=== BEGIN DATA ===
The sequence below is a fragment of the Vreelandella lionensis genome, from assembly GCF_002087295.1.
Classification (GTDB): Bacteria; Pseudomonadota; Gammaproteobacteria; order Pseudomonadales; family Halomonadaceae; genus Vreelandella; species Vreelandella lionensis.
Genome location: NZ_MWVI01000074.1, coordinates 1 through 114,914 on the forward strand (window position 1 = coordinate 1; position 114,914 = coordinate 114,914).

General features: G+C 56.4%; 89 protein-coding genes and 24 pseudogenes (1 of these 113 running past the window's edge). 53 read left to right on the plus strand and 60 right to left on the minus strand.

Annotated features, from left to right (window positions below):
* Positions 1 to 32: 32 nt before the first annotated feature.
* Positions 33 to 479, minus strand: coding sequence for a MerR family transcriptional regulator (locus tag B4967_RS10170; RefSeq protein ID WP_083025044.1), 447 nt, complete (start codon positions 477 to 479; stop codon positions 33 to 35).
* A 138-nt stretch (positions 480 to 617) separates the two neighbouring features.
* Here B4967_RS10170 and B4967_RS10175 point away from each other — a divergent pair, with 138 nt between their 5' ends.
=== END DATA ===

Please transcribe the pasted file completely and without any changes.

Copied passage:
The sequence below is a fragment of the Vreelandella lionensis genome, from assembly GCF_002087295.1.
Classification (GTDB): Bacteria; Pseudomonadota; Gammaproteobacteria; order Pseudomonadales; family Halomonadaceae; genus Vreelandella; species Vreelandella lionensis.
Genome location: NZ_MWVI01000074.1, coordinates 1 through 114,914 on the forward strand (window position 1 = coordinate 1; position 114,914 = coordinate 114,914).

General features: G+C 56.4%; 89 protein-coding genes and 24 pseudogenes (1 of these 113 running past the window's edge). 53 read left to right on the plus strand and 60 right to left on the minus strand.

Annotated features, from left to right (window positions below):
* Positions 1 to 32: 32 nt before the first annotated feature.
* Positions 33 to 479, minus strand: coding sequence for a MerR family transcriptional regulator (locus tag B4967_RS10170; RefSeq protein ID WP_083025044.1), 447 nt, complete (start codon positions 477 to 479; stop codon positions 33 to 35).
* A 138-nt stretch (positions 480 to 617) separates the two neighbouring features.
* Here B4967_RS10170 and B4967_RS10175 point away from each other — a divergent pair, with 138 nt between their 5' ends.